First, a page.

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    Entries in ebooks (7)


    Analyst: iPad to beat Kindle's all-time sales in 3 months

    Apple could have the bestselling e-book reader of all time in just three months on the market, according to an estimate from FBR Capital analyst Craig Berger. He believes that talk of hardware-related delays from competing analyst groups were just "false alarms" and that that Apple is purportedly set to ship 5 million iPads just in the first half of 2010. At this rate, the tablet would push past Amazon's unofficial lifetime record of 3 million Kindles in just the three-month span between early April and the end of June.

    From electronista:  Click here to read the rest of the story.


    E-Reader Buyers Coveting iPad Over The Kindle

    E-Reader Buyers Coveting iPad Over The KindleA new poll indicates that Apple's iPad tablet computer is poised to lead the emerging e-book reader market when it launches this month, knocking's Kindle to No. 2.
    A survey of nearly 3,200 consumers by ChangeWave Research finds that 40% of people planning to buy an e-reader in the next 90 days expect to get Apple's (AAPL) iPad. 

    Books now outnumber games in Apple's App Store

    The smart money suggests the App Store will continue adding new titles and readers at an accelerated pace given the pending release of Apple's iPad tablet device.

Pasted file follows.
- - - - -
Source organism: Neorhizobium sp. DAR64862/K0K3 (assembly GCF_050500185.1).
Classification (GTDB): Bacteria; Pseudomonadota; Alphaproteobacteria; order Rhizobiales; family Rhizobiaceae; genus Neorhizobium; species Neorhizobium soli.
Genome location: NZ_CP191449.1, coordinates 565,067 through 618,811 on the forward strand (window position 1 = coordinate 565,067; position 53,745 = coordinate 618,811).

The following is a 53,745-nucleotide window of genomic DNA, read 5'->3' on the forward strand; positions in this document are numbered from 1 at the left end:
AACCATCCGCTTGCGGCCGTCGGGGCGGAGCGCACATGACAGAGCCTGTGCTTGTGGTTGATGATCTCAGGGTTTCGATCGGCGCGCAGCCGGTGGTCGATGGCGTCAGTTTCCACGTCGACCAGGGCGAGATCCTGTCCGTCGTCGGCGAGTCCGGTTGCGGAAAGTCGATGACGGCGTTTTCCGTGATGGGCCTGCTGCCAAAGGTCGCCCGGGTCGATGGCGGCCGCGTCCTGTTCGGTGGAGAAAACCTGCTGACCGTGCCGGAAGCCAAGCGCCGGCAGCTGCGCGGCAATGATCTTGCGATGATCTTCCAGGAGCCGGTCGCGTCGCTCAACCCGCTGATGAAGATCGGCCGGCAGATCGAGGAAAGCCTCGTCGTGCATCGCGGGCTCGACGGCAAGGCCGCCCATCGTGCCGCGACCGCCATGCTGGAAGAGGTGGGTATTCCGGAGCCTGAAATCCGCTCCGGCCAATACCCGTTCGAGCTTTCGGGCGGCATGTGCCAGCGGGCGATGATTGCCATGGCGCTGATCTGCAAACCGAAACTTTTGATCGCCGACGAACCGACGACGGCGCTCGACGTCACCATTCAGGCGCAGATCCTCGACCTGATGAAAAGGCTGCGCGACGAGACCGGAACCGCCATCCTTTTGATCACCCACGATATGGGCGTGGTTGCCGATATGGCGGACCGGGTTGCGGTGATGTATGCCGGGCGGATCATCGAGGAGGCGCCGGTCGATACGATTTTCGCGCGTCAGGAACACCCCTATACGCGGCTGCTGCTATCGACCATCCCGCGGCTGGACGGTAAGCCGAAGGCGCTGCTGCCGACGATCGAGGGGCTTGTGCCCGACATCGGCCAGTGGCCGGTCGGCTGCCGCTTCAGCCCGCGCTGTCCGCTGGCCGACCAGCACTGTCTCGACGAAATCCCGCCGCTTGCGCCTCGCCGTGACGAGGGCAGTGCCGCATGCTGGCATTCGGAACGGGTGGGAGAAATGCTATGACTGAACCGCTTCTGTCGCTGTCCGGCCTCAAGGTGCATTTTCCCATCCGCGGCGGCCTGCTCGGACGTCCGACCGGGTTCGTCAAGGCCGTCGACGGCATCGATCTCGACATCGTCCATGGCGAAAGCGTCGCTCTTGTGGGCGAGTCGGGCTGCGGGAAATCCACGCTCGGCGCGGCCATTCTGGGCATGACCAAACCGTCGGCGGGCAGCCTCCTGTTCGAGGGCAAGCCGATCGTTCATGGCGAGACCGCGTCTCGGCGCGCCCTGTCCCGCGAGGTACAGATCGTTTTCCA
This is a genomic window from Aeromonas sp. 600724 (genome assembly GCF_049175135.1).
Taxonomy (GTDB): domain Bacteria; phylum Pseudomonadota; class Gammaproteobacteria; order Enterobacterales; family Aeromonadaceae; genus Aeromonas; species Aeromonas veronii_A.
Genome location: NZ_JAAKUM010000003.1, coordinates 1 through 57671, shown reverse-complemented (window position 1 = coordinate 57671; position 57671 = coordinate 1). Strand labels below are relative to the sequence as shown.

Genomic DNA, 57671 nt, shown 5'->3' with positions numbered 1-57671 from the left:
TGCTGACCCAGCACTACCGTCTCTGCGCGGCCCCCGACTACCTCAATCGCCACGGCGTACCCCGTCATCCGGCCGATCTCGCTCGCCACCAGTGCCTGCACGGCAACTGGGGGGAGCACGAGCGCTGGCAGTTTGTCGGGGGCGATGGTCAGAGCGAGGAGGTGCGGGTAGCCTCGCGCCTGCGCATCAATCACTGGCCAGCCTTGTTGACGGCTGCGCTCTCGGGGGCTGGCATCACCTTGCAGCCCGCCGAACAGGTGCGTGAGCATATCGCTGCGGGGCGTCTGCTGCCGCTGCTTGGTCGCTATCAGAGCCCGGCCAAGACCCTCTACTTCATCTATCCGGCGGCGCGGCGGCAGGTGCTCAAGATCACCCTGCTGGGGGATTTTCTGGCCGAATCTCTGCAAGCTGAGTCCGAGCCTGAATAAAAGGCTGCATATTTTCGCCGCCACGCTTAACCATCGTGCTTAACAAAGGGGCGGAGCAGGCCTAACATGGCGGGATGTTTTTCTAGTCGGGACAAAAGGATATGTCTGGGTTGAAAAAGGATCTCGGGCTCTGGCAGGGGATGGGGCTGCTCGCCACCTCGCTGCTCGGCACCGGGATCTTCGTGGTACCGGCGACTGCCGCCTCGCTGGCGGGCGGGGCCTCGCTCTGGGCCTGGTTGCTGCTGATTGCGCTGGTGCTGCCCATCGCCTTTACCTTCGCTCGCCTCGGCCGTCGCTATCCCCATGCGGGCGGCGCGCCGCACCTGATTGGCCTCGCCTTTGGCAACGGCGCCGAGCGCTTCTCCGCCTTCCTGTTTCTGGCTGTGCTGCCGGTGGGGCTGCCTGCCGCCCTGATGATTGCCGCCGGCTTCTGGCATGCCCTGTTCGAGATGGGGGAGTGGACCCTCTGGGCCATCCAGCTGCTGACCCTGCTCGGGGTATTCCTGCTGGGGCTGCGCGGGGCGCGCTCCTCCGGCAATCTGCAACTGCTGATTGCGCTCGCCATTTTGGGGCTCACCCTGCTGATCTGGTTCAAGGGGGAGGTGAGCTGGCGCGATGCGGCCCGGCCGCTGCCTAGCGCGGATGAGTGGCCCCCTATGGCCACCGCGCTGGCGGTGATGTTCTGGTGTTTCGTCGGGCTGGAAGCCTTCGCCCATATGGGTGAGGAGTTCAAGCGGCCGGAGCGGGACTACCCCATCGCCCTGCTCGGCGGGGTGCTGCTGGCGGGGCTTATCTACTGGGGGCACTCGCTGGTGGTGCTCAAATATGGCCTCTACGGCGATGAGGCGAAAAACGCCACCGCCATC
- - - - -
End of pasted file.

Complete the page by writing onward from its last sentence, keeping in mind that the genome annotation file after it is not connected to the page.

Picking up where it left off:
From Fierce Mobil Content: Click here to read the rest of the story.


    E-Books: After the Hype and Before the iPad

    The e-book hype reached its apex just before the holiday season. Now seems like a good time to take a closer look at the e-book market, especially given that this business is heading for another disruption once Apple's iPad launches.
    According to the latest stats from the Book Industry Study Group (BISG), e-book usage is growing fast, but continues to represent a very small part of the publishing industry's bottom line. Currently, only about 2% of American book buyers over 13 are active e-book users.

     From Read Write Web. Click here to read the rest of the story.


    E-Readers’ Price May Fall to $150 With New Chip, Freescale Says

    March 1 (Bloomberg) -- Freescale Semiconductor Inc., whose products power about 90 percent of electronic book readers, said a new chip will help drive down the price of the devices to less than $150 this year.
    Freescale, a former division of Motorola Inc., will soon begin offering samples of a new processor that takes on the functions of other chips and thereby reduces e-reader costs, said Glen Burchers, a marketing director.

    Publishers justify $13-$15 e-book prices for Apple iPad

    After the introduction of the iPad gave publishers leverage to raise e-book prices on the Amazon Kindle, a new report states that consumers have "unrealistic expectations" about how low e-book prices should be.
    This week, The New York Times provided a breakdown on the economics of producing a book from the publisher's perspective. It noted that while printing costs go away when a book is reproduced in an electronic format, a number of expenses remain, including royalties and marketing.

    From AppleInsider: Click here to read the rest of the story.


    How Much It Actually Costs to Publish an Ebook vs. a Real Book

    Ebooks negate the most obvious costs of hardcover books: No dead trees, ink, warehouse or shelf storage, so of course they're cheaper. In fact, isn't $12.99 for an ebook just a little bit pricey? Wellll, the NYT breaks it down.

    From Gizmodo. Click here to read the rest of the story.